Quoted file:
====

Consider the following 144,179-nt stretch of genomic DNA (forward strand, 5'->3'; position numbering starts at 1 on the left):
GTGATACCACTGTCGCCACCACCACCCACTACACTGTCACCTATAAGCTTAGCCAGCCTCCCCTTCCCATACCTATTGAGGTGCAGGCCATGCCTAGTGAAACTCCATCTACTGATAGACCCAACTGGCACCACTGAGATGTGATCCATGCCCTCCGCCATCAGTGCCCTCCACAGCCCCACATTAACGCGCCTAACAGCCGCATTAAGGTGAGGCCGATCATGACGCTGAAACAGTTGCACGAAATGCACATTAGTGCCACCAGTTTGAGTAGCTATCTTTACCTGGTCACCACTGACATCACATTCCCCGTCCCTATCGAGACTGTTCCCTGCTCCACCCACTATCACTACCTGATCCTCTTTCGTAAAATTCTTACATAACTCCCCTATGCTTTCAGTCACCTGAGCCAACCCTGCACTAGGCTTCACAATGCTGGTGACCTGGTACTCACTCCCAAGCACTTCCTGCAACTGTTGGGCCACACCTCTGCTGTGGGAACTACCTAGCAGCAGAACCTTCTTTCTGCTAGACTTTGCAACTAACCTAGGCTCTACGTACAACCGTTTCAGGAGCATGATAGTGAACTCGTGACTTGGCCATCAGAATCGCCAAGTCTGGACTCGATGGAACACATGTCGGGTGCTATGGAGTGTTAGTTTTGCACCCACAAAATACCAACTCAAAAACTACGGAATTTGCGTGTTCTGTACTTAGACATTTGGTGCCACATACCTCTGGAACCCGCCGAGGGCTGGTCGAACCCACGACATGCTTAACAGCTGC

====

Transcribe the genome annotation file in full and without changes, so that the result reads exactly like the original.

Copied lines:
Consider the following 144,179-nt stretch of genomic DNA (forward strand, 5'->3'; position numbering starts at 1 on the left):
GTGATACCACTGTCGCCACCACCACCCACTACACTGTCACCTATAAGCTTAGCCAGCCTCCCCTTCCCATACCTATTGAGGTGCAGGCCATGCCTAGTGAAACTCCATCTACTGATAGACCCAACTGGCACCACTGAGATGTGATCCATGCCCTCCGCCATCAGTGCCCTCCACAGCCCCACATTAACGCGCCTAACAGCCGCATTAAGGTGAGGCCGATCATGACGCTGAAACAGTTGCACGAAATGCACATTAGTGCCACCAGTTTGAGTAGCTATCTTTACCTGGTCACCACTGACATCACATTCCCCGTCCCTATCGAGACTGTTCCCTGCTCCACCCACTATCACTACCTGATCCTCTTTCGTAAAATTCTTACATAACTCCCCTATGCTTTCAGTCACCTGAGCCAACCCTGCACTAGGCTTCACAATGCTGGTGACCTGGTACTCACTCCCAAGCACTTCCTGCAACTGTTGGGCCACACCTCTGCTGTGGGAACTACCTAGCAGCAGAACCTTCTTTCTGCTAGACTTTGCAACTAACCTAGGCTCTACGTACAACCGTTTCAGGAGCATGATAGTGAACTCGTGACTTGGCCATCAGAATCGCCAAGTCTGGACTCGATGGAACACATGTCGGGTGCTATGGAGTGTTAGTTTTGCACCCACAAAATACCAACTCAAAAACTACGGAATTTGCGTGTTCTGTACTTAGACATTTGGTGCCACATACCTCTGGAACCCGCCGAGGGCTGGTCGAACCCACGACATGCTTAACAGCTGC